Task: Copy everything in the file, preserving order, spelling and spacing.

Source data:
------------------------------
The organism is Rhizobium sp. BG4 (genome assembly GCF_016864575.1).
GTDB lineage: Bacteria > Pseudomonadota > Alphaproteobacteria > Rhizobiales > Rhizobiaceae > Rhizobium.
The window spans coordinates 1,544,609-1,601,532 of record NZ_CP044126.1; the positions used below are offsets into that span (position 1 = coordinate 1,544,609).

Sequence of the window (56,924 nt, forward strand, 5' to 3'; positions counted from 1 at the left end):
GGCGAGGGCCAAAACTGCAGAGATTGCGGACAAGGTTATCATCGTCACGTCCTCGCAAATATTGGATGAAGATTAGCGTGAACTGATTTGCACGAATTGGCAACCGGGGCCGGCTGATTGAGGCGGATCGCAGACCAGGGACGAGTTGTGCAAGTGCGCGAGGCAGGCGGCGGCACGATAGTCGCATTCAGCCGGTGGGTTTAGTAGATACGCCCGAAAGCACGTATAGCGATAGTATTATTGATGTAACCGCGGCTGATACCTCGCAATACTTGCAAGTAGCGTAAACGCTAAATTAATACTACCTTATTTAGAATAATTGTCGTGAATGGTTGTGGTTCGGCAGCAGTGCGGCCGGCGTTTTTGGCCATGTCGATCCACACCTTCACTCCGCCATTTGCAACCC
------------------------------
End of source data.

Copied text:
The organism is Rhizobium sp. BG4 (genome assembly GCF_016864575.1).
GTDB lineage: Bacteria > Pseudomonadota > Alphaproteobacteria > Rhizobiales > Rhizobiaceae > Rhizobium.
The window spans coordinates 1,544,609-1,601,532 of record NZ_CP044126.1; the positions used below are offsets into that span (position 1 = coordinate 1,544,609).

Sequence of the window (56,924 nt, forward strand, 5' to 3'; positions counted from 1 at the left end):
GGCGAGGGCCAAAACTGCAGAGATTGCGGACAAGGTTATCATCGTCACGTCCTCGCAAATATTGGATGAAGATTAGCGTGAACTGATTTGCACGAATTGGCAACCGGGGCCGGCTGATTGAGGCGGATCGCAGACCAGGGACGAGTTGTGCAAGTGCGCGAGGCAGGCGGCGGCACGATAGTCGCATTCAGCCGGTGGGTTTAGTAGATACGCCCGAAAGCACGTATAGCGATAGTATTATTGATGTAACCGCGGCTGATACCTCGCAATACTTGCAAGTAGCGTAAACGCTAAATTAATACTACCTTATTTAGAATAATTGTCGTGAATGGTTGTGGTTCGGCAGCAGTGCGGCCGGCGTTTTTGGCCATGTCGATCCACACCTTCACTCCGCCATTTGCAACCC